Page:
The knee pain was also cited as the reason for a last-minute cancellation of the pope’s attendance at the last day of a meeting of bishops and mayors of the Mediterranean region in Florence, Italy, on Feb. 27.
On Wednesday, the Litany of the Saints was sung by cardinals, bishops, priests, Benedictine monks, Dominican friars, and laypeople as they took part in the procession from St. Anselm Church to the Basilica of Santa Sabina.
St. Anselm on the Aventine is overseen by Benedictine monks, while Santa Sabina, a basilica dating to the first century, is the mother church of the Dominican order.
Reading Pope Francis’ homily after the proclamation of the Gospel, Parolin said: “Today, as we embark on the Lenten season, the Lord says to us: ‘Beware of practicing your piety before others in order to be seen by them; for then you have no reward from your Father in heaven (Matthew 6:1).’”
In his homily, the pope gave some indications for how Catholics can carry out prayer, fasting, and almsgiving without falling into the “hypocrisy of appearances.”
Hidden prayer, he said, “becomes the secret to making our lives flourish everywhere else.”
“During this Lenten season, let us pray above all by looking at the Crucified Lord. Let us open our hearts to the touching tenderness of God, and in his wounds place our own wounds and those of our world. Let us not be always in a rush, but find the time to stand in silence before him. Let us rediscover the fruitfulness and simplicity of a heartfelt dialogue with the Lord,” Francis advised.
On almsgiving, the pope said, “if prayer is real, it necessarily bears fruit in charity. And charity sets us free from the worst form of enslavement, which is slavery to self.”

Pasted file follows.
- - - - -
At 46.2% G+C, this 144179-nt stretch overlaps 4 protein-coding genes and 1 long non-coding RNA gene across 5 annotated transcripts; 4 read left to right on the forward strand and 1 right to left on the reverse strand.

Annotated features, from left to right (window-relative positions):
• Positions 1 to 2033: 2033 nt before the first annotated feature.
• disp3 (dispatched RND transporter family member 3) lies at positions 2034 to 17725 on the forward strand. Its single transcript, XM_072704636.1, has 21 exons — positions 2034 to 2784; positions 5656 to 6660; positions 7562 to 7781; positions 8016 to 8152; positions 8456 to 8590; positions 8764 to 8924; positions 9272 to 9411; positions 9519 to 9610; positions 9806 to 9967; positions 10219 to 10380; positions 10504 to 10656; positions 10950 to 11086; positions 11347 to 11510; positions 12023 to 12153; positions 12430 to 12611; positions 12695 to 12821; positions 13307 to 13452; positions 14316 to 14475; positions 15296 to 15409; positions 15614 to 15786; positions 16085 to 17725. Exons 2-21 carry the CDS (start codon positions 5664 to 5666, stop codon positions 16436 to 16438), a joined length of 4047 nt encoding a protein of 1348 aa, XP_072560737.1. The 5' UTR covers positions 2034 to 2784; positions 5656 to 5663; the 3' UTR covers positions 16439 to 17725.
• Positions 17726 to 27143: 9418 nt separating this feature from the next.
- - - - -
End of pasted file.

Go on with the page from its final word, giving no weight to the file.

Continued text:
Fasting also detaches us from inordinate self-interest, Pope Francis said. “Fasting is not a diet. Indeed, it sets us free from the self-centered and obsessive quest of physical fitness, in order to help us to keep in shape not only our bodies but our spirit as well. Fasting makes us appreciate things for their true worth.”
Pope Francis’ homily concluded by recalling his appeal for Ash Wednesday to be a day of prayer and fasting for peace in Ukraine.
Prayer, charity, and fasting, he said, are not only spiritual medicine for ourselves, but “they can change history.”
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“First, because those who experience their effects almost unconsciously pass them on to others; but above all, because prayer, charity, and fasting are the principal ways for God to intervene in our lives and in the world,” he said.
Prayer, fasting, and charity, he said, “are weapons of the spirit and, with them, on this day of prayer and fasting for Ukraine, we implore from God that peace which men and women are incapable of building by themselves.”
“O Lord, you see in secret and you reward us beyond our every expectation,” he prayed. “Hear the prayers of those who trust in you, especially the lowly, those sorely tried, and those who suffer and flee before the roar of weapons. Restore peace to our hearts; once again, grant your peace to our days.”